This is How Heroin and Prescription Opioids Are Different

Heroin, opioids, Lynn R Webster, MD

Patrick Clarke, of Rockville, is correct in his letter to the Washington Post‘s editor.

Heroin is not the same thing as prescription opioids.

There’s a huge difference. I’m not talking only about the pharmacology. I’m talking about the reasons why people use heroin and prescription opioids.

Heroin and Opioids Are Different

Heroin is most commonly used to treat mental pain, while prescription opioids are intended to treat physical pain.

Yes, there are people who use heroin for physical pain. But they are not doing so under any medical supervision, and many heroin users usually can sustain that use only for short periods of time. Then, ultimately, they overdose and die.

Most people use prescription opioids to treat physical pain. Unfortunately, opioids are sometimes exploited for their psychoactive properties and ability to relieve mental anguish. But that is not their primary purpose. Opioids’ main purpose is to help people with pain get through the day.

Different Functions

Because their functions are so different, it is wrong and punitive to paint heroin and prescription opioids with the same brush. It’s also wrong to cite statistics that treat heroin and prescription opioids as one entity.

To do so denigrates and stigmatizes both people in pain and people with the disease of addiction. The whole purpose of suggesting that heroin and prescription opioids are the same is to demonize all opioids and all of the people who use them.

That is judgmental and unfair. And, ultimately, it is unhelpful.

Opioid Crisis

Of course, the opioid crisis is a hot topic now, while the presidential campaign is in full swing. Just uttering the words “heroin” and “opioids” results in instant and intense media attention. Voters pay attention, too.

Unfortunately, some of the presidential candidates combine the disparate topics of heroin and prescription opioids to create a type of emotional shorthand. It’s not unusual for politicians to replace facts and substantiation with sound bites. In fact, we’ve come to expect it of them. It’s too bad that such important topics as heroin and prescription opioids have become nothing more than sound bite opportunities for these politicians.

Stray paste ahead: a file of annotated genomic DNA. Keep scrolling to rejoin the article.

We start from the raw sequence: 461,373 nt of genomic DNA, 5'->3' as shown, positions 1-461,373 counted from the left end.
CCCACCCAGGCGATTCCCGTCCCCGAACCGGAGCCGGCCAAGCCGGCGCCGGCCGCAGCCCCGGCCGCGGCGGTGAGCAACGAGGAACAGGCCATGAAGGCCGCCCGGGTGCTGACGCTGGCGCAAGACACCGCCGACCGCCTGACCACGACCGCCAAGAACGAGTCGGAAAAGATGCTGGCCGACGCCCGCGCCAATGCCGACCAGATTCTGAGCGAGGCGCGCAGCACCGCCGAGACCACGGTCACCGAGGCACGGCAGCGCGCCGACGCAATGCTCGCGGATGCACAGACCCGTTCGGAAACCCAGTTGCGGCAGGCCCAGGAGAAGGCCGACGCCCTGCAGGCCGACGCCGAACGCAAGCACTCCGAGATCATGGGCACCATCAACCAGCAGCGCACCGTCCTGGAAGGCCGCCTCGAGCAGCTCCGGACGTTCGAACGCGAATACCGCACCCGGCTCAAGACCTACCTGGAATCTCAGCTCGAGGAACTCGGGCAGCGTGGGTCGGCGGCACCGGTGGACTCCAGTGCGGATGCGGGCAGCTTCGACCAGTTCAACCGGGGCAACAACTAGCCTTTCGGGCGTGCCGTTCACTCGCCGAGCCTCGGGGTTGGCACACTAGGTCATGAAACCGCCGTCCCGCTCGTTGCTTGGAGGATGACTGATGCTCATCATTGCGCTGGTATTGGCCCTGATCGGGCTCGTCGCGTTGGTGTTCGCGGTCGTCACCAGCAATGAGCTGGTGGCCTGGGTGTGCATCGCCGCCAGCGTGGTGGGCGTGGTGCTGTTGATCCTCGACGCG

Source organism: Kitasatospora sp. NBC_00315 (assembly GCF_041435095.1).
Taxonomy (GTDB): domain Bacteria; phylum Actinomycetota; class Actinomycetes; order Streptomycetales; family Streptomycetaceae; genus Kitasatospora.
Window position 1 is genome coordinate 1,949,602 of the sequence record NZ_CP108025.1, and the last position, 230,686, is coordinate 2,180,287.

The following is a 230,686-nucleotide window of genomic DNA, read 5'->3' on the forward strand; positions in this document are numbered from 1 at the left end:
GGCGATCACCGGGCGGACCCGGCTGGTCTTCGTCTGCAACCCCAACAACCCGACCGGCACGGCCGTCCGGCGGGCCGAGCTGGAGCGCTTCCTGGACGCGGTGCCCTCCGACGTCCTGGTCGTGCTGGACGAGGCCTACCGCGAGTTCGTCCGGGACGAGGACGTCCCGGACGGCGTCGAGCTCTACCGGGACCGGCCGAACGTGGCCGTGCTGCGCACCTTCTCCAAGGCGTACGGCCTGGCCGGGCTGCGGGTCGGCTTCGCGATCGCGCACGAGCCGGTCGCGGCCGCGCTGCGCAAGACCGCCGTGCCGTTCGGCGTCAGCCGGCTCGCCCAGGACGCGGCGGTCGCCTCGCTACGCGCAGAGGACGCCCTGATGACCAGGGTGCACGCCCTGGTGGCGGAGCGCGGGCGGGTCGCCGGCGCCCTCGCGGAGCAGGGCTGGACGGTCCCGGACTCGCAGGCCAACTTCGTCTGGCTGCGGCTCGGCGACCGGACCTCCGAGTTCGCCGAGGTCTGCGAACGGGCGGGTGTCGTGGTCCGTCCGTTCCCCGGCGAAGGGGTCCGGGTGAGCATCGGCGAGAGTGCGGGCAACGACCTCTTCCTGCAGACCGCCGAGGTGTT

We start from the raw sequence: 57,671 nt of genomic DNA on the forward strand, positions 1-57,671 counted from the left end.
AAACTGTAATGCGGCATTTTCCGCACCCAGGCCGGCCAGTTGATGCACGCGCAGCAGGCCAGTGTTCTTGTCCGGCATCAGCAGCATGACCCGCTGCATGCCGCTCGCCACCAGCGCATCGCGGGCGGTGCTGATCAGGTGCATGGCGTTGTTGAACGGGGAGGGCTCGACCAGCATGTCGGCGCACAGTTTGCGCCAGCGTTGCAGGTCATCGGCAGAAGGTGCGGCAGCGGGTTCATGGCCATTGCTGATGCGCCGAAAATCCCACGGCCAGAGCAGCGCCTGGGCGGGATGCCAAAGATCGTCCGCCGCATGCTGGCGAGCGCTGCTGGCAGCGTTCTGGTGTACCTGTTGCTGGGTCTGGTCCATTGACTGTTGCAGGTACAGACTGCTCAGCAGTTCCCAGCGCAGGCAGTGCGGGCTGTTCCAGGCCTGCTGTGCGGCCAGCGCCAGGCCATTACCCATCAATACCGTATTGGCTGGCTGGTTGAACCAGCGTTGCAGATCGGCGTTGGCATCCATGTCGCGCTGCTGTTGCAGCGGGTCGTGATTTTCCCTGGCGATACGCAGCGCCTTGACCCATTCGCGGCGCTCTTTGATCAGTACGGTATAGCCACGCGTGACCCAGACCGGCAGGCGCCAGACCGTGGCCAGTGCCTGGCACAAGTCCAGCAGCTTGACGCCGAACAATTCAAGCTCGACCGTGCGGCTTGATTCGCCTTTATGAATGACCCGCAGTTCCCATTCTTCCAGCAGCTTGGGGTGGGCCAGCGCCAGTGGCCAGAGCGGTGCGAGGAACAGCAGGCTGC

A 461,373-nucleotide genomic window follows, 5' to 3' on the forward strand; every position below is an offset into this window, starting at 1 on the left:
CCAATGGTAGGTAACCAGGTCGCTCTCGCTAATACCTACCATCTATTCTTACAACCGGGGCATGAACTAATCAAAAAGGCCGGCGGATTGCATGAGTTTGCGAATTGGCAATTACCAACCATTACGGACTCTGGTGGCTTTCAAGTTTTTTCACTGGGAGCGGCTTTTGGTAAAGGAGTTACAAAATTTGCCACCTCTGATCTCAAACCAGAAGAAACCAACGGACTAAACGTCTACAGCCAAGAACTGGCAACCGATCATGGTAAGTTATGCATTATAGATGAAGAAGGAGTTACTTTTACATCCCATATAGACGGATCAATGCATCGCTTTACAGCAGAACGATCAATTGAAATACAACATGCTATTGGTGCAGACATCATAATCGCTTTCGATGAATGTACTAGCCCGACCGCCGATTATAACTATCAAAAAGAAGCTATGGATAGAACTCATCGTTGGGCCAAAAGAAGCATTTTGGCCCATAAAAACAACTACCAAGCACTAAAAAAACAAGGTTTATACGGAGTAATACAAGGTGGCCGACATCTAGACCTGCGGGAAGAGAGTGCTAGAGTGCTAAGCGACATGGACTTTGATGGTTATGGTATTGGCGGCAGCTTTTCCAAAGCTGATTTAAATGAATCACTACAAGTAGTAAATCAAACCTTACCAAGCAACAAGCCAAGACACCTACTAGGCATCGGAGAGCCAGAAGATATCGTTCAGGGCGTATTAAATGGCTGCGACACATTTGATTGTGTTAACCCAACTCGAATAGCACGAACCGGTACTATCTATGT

But, sometimes, politicians surprise us by doing the right thing.

For example, notice how President Obama has addressed the issue. He has avoided castigating either heroin users or people who use opioids for pain. He sticks to the facts as he understands them. The people surrounding him don’t always do that, but the president, himself, has tried.

I hope all presidential candidates, and all of us, can follow the president’s example.




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Copyright 2016, Lynn Webster, MD




  1. Richard Oberg M.D. on February 25, 2016 at 5:01 pm

    Dear Dr. Webster,
    I’m a 30 year senior staff pathologist at a very large city/county owned hospital system and am (was) hospital based. I have a 23 year history of bad progressive psoriatic arthritis and continued practice even after primary medical management resorting to chronic pain management during over 16 of those years as part of my treatment strategy largely with hydrocodone – it worked extremely well. This isn’t the place and feel free to email me if interested in any discussion. I lost access when our hospital system followed the politics and forced my internist (and all outreach physicians who were employees) to terminate their prescribing for these immediately. Needless to say this didn’t bode well and forced me out of practice and was devastating to a large group of patients who relied on these guys for help and were literally thrown out into the street.